I don't think recruiters and hiring managers realize how bad the advice to "be truthful about why you left your job" and "don't bash your manager" is to candidates when put together. If you are asking "Why did you leave your last job" and expecting both honesty and not hearing about how bad management was, you're just setting candidates up for failure and accepting that the people you hire are those who know how the game is played and are willing to "tell a half-truth" about their reasons.
Look, sometimes you have a terrible manager. Sometimes your manager has an even worse manager. Sometimes you're being harassed. Often the environment is racist or sexist or both and nobody is being held accountable to fix it. We speak a lot about diversity and creating great teams, and then we refuse to hold companies accountable. It's a mess.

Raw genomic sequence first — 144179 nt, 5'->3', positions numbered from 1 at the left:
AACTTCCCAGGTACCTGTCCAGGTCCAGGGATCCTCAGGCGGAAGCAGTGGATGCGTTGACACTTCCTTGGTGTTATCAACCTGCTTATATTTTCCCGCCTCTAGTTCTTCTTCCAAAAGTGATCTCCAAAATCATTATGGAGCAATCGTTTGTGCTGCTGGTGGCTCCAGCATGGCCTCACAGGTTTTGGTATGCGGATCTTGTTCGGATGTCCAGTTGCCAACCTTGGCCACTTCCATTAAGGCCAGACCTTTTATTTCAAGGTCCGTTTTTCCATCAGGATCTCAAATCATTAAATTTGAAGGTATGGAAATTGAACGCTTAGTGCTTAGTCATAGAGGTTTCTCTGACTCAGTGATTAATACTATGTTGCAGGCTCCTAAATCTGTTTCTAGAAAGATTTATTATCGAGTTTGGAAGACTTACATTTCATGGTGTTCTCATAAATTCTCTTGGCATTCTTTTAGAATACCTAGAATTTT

Either we accept that the question is built for those who know how to game the system and the consequences that come with this, or we stop asking and find better things to ask that get you the same information.
I've been guilty of asking before, too; the reason it's bad is that it's designed for the candidate to fail.
A better question is "What are you hoping to get out of this role?" or "What are some skills you want to get in the next 5 years?" which puts the candidate at the center of it and the company and manager as tools to get them what they want.